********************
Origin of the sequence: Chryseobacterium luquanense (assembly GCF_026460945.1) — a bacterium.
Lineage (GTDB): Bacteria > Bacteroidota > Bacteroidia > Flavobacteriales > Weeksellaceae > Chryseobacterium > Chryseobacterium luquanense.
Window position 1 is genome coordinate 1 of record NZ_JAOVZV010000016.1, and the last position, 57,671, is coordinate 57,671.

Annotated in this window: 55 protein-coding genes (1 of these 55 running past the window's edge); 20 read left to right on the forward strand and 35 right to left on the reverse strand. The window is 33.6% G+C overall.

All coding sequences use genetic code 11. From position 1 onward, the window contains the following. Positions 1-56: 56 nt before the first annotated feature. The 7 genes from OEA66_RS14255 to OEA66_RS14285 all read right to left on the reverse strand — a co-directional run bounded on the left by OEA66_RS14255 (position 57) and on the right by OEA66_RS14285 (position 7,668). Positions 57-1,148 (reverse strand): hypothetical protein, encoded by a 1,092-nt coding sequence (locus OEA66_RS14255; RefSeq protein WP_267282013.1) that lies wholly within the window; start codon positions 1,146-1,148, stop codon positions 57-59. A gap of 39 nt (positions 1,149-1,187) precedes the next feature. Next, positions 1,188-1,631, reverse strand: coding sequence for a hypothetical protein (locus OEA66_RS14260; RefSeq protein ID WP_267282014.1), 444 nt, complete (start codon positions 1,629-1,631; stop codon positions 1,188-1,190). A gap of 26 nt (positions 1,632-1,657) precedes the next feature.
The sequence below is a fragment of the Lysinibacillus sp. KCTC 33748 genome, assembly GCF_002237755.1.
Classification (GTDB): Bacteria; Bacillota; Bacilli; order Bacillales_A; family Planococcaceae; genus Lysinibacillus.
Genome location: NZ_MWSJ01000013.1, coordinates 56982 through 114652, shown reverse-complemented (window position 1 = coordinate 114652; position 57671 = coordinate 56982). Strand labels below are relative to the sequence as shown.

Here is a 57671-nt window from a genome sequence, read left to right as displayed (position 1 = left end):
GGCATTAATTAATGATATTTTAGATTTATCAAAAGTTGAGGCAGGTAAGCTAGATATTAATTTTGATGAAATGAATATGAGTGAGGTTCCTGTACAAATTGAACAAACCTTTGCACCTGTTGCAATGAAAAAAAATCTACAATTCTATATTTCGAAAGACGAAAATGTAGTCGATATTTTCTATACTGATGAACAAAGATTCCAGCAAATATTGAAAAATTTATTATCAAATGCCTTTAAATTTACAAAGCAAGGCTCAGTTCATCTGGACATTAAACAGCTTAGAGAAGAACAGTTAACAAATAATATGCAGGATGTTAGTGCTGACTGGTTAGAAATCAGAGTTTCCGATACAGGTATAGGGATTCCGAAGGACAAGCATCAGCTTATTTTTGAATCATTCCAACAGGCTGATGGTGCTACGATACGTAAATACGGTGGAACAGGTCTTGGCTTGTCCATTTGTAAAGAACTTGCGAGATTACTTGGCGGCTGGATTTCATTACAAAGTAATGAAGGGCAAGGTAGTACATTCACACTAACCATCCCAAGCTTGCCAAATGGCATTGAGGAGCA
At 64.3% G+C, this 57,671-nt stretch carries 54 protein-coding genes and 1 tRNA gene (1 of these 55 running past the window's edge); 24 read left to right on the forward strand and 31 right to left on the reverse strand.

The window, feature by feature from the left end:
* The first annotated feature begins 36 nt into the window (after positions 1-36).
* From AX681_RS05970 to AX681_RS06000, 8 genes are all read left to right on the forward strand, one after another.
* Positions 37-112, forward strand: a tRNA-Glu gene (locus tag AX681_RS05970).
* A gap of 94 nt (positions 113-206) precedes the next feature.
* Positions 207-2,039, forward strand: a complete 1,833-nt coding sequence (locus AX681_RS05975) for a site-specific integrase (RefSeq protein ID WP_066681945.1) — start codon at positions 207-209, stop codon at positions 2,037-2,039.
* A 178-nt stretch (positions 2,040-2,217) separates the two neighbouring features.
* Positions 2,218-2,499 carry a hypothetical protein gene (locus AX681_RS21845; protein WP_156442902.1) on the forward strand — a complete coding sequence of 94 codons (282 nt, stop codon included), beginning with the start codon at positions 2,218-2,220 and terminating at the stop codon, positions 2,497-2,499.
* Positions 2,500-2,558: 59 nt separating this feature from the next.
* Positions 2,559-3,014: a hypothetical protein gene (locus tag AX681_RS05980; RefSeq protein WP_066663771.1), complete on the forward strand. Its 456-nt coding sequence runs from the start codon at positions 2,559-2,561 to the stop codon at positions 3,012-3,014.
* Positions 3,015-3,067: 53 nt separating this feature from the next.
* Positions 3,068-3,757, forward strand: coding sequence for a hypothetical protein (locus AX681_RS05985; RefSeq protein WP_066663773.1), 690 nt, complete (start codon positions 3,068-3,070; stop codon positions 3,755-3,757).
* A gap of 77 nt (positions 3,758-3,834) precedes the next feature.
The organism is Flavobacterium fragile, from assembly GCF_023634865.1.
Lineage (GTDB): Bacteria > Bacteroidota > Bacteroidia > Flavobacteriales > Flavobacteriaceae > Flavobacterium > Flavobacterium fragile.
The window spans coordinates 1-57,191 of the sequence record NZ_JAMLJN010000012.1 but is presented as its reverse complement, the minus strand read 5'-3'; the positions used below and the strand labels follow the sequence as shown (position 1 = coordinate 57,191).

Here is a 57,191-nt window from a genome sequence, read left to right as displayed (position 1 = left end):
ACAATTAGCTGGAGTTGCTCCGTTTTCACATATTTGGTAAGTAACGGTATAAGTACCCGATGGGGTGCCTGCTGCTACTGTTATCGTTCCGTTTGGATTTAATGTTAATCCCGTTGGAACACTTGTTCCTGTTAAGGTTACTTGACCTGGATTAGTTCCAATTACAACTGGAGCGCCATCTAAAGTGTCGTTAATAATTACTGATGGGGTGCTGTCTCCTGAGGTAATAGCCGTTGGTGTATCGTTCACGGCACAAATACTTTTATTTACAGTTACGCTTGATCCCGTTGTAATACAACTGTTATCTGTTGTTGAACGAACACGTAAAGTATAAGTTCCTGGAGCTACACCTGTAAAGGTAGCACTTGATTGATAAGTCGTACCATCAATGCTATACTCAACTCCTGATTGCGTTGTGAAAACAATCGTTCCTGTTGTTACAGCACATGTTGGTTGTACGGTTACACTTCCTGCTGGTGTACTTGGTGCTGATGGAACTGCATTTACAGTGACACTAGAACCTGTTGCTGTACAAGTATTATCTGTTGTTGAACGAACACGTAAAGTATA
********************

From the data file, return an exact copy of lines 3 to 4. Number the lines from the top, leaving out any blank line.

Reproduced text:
Window position 1 is genome coordinate 1 of record NZ_JAOVZV010000016.1, and the last position, 57,671, is coordinate 57,671.

Annotated in this window: 55 protein-coding genes (1 of these 55 running past the window's edge); 20 read left to right on the forward strand and 35 right to left on the reverse strand. The window is 33.6% G+C overall.